Scoop – I’m holding off, guidance on 2008 looks waaaayyyy light. I’ve got a piece now that is going to get flushed. Will wait on call to see if there is some apples to oranges thing here. Also, this market is heading south. Worst January ever for the S&P and the Nasdaq Mark Haines just said.

  11. 11
    zman Says:

    BTU saying $1.00 to 1.85 in 2008…consensus at $2.86 … trainwreck.

  12. 12
    zman Says:

    TSO bricked their quarter too…reported a loss …thankfully not back in that group yet.

  13. 13
    Sambone Says:

    BTU trading at 51.25 premarket.

  14. 14
    zman Says:

    BTU: 1Q08 estimates well consensus,

    conference call at 10 ET…should be lots of yelling.

  15. 15
    sane Says:

    Re 9:

    Always a reason

  16. 16
    zman Says:

    markets and oil going to get murdered on the open

  17. 17
    freeflow Says:

    When’s the gas # z?

  18. 18
    zman Says:

    10:30 et

  19. 19
    zman Says:

    PQ has a little update piece out, not too shabby, nothing to write home about except the production growth rate guidance which is admirable.

    crude trying to hold 90 with OPEC tomorrow but more tied to equities.

    ng is flat before the number

    drybulks opened lower with everything else, but are rebounding a bit – a turn higher for them in a red market would be seen as significant.

    service getting crushed by slb and bhi downgrades and the CAM miss.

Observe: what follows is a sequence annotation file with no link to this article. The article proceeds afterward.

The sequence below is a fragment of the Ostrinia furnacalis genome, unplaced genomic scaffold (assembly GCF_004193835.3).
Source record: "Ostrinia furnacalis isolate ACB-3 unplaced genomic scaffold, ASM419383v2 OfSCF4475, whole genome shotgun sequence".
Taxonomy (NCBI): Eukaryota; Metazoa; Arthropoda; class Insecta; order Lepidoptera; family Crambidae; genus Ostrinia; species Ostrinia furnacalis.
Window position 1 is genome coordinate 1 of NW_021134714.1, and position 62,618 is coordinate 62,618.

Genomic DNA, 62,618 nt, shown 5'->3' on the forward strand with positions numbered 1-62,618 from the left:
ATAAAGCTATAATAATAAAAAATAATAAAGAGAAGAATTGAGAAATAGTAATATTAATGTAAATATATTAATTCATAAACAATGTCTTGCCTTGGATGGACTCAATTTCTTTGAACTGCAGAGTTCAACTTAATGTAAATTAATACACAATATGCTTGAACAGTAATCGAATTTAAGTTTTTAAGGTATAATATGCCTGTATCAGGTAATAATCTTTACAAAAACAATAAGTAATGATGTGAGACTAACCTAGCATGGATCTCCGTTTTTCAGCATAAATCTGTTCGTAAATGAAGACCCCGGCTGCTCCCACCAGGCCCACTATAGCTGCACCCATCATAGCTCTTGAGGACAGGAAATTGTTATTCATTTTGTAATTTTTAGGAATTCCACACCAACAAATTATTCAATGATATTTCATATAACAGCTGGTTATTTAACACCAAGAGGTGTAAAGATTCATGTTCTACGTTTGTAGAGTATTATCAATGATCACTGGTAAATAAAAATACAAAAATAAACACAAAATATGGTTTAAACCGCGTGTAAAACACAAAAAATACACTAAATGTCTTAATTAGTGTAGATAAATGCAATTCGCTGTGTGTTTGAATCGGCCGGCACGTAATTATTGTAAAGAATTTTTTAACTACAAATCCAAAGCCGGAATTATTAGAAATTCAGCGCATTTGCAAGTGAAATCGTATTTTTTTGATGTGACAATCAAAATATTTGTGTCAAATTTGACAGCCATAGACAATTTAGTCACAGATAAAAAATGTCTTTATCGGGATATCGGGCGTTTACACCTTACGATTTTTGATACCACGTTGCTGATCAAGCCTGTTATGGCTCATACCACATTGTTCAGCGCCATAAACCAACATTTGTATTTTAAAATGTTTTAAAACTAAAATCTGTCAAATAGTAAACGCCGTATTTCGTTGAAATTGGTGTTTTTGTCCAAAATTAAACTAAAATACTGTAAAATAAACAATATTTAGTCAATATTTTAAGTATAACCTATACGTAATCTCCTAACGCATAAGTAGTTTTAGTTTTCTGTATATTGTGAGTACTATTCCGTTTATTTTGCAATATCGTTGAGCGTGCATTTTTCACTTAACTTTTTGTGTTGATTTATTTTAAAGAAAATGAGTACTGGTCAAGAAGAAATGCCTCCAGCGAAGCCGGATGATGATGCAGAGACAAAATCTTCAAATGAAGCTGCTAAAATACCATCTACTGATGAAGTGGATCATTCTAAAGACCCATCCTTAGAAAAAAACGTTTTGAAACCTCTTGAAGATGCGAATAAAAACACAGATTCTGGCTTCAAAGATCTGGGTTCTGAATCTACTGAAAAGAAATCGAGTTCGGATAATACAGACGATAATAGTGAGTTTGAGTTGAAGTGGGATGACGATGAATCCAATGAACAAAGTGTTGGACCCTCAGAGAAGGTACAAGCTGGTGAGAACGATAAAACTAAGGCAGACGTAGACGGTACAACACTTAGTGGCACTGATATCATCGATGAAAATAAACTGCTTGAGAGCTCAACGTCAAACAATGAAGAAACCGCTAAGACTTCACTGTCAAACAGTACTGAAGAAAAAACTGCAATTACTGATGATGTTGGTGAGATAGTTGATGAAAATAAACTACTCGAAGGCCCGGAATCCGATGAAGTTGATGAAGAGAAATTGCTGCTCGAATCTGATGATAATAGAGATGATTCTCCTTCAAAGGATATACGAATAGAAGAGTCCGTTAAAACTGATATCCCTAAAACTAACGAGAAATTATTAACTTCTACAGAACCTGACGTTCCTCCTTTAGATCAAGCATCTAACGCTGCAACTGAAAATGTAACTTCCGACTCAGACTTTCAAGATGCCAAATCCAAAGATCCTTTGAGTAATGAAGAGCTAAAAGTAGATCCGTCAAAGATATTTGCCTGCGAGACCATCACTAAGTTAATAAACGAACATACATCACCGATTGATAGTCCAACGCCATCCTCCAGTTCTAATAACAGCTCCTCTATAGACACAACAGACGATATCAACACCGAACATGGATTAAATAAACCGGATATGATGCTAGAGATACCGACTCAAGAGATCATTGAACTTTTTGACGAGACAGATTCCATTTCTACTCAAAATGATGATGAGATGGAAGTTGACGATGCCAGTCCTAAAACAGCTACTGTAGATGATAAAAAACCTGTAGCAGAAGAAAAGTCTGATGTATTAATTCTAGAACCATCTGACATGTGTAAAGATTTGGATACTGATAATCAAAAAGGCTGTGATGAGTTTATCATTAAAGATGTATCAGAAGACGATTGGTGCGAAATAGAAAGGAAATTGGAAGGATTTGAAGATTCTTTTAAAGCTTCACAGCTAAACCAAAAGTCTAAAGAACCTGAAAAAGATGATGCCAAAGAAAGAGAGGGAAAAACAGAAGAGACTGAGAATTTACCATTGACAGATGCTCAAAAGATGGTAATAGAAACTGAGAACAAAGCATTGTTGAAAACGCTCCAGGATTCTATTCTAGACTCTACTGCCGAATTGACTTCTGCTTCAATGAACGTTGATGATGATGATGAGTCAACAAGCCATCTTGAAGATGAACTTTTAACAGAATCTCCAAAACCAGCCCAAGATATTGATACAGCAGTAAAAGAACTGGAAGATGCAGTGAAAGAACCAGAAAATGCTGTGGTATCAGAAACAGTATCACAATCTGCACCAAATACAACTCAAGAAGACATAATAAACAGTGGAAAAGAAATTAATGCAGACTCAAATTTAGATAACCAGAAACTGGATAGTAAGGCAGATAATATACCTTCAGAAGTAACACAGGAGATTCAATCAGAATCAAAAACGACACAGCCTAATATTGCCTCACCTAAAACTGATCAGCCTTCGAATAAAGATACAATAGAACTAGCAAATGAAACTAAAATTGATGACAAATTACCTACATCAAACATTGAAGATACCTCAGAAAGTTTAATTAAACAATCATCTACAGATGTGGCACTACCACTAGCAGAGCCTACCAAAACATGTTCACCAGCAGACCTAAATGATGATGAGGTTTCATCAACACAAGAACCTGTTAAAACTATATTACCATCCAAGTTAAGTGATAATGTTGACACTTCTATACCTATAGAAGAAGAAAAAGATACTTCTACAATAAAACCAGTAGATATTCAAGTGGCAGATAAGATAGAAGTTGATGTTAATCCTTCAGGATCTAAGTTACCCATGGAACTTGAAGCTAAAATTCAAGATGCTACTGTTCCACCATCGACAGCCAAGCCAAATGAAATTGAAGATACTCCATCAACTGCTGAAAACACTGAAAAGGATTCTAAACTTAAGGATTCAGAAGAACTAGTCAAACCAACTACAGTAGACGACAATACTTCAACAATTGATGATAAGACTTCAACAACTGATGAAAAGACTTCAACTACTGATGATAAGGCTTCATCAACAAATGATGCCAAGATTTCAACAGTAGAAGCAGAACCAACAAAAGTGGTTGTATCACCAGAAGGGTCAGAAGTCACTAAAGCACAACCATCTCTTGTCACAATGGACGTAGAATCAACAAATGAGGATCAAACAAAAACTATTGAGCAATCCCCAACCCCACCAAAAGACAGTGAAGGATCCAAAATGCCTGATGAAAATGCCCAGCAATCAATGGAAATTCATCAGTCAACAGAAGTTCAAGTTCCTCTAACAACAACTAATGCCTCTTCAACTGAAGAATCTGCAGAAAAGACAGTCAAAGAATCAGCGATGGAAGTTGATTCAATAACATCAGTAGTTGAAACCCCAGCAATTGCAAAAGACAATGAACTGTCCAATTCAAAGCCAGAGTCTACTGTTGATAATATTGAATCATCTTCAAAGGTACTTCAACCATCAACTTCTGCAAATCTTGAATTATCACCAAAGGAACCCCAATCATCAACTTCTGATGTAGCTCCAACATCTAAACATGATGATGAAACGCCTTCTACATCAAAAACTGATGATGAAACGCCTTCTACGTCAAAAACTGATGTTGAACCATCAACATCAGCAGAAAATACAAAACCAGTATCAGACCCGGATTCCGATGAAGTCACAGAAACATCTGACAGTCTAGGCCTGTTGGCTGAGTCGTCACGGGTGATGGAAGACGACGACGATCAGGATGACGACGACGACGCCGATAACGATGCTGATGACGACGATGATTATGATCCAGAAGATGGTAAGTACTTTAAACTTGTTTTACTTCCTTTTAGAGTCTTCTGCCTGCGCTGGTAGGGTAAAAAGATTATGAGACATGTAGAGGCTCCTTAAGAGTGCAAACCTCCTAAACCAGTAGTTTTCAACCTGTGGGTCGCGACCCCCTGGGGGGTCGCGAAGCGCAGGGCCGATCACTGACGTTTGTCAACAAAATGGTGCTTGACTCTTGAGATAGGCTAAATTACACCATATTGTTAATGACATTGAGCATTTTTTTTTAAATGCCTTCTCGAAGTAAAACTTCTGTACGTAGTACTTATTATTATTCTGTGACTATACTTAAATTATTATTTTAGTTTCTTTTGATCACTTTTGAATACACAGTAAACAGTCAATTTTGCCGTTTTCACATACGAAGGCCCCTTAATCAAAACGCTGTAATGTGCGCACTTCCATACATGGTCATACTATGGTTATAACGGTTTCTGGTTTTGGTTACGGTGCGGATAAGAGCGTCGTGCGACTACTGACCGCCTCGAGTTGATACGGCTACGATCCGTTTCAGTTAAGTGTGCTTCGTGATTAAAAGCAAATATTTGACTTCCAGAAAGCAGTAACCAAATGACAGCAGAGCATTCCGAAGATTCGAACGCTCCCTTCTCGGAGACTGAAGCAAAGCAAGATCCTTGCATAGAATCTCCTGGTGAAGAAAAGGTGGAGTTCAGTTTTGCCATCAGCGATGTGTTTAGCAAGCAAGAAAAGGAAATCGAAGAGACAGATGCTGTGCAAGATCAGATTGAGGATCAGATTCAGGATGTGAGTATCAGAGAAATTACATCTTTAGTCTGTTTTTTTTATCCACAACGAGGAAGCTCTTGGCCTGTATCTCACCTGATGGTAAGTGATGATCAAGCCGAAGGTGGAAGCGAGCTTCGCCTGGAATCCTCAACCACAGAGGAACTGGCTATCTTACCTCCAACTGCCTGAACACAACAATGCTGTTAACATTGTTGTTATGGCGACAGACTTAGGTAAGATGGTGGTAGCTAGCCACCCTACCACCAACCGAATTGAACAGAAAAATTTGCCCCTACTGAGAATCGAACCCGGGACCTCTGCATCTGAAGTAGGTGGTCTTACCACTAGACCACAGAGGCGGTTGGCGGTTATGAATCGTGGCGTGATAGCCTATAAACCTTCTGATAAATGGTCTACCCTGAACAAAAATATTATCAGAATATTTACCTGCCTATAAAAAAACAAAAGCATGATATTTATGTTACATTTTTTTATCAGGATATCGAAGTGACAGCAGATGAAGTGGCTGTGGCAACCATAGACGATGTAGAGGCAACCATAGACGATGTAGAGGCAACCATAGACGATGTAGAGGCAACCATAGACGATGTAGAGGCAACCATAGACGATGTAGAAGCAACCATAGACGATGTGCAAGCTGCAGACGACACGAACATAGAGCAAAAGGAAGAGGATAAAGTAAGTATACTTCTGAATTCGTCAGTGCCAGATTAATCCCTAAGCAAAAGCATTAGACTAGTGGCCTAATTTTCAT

everybody is going to be glad to get this ugly month into the history books. There have got to be some hedge funds in trouble out there.

  20. 20
    zman Says:

    still waiting on APA entry. volatility there is high.

    BTU rallying off lows…I’m waiting on the call.

  21. 21
    Sambone Says:

    9:45 am EST

    Nymex Crude Drops Below $92 On Recession Worries


    NEW YORK — Crude oil futures succumbed to worries about a recession early Thursday, dropping more than $2 a barrel and erasing the gains it made after a Federal Reserve cut.

    Light, sweet crude for March delivery was recently down $2.20, or almost 2.4%, at $90.13 a barrel on the New York Mercantile Exchange after dropping as low as $89.95. Brent crude on the ICE futures exchange fell $1.34 to $91.19 a barrel.

    Nymex crude was trading at its lowest price since Tuesday. Analysts said the decline reflected weakness in the equities market and concerns that the Fed’s combined 1.25 percentage points cuts in interest rates over the last two weeks may not be enough to guide the U.S. economy away from a recession. An increase in jobless claims also may have stoked selling.

    “The feeling is the Fed has done everything it can to ensure we do not have a recession,” said Peter Beutel, president of energy risk management firm Cameron Hanover in New Canaan, Conn. But with new concerns about subprime-mortgage related losses among bond insurers rattling the stock market, “That could in and of itself signal that we’re moving towards a recession,” he said.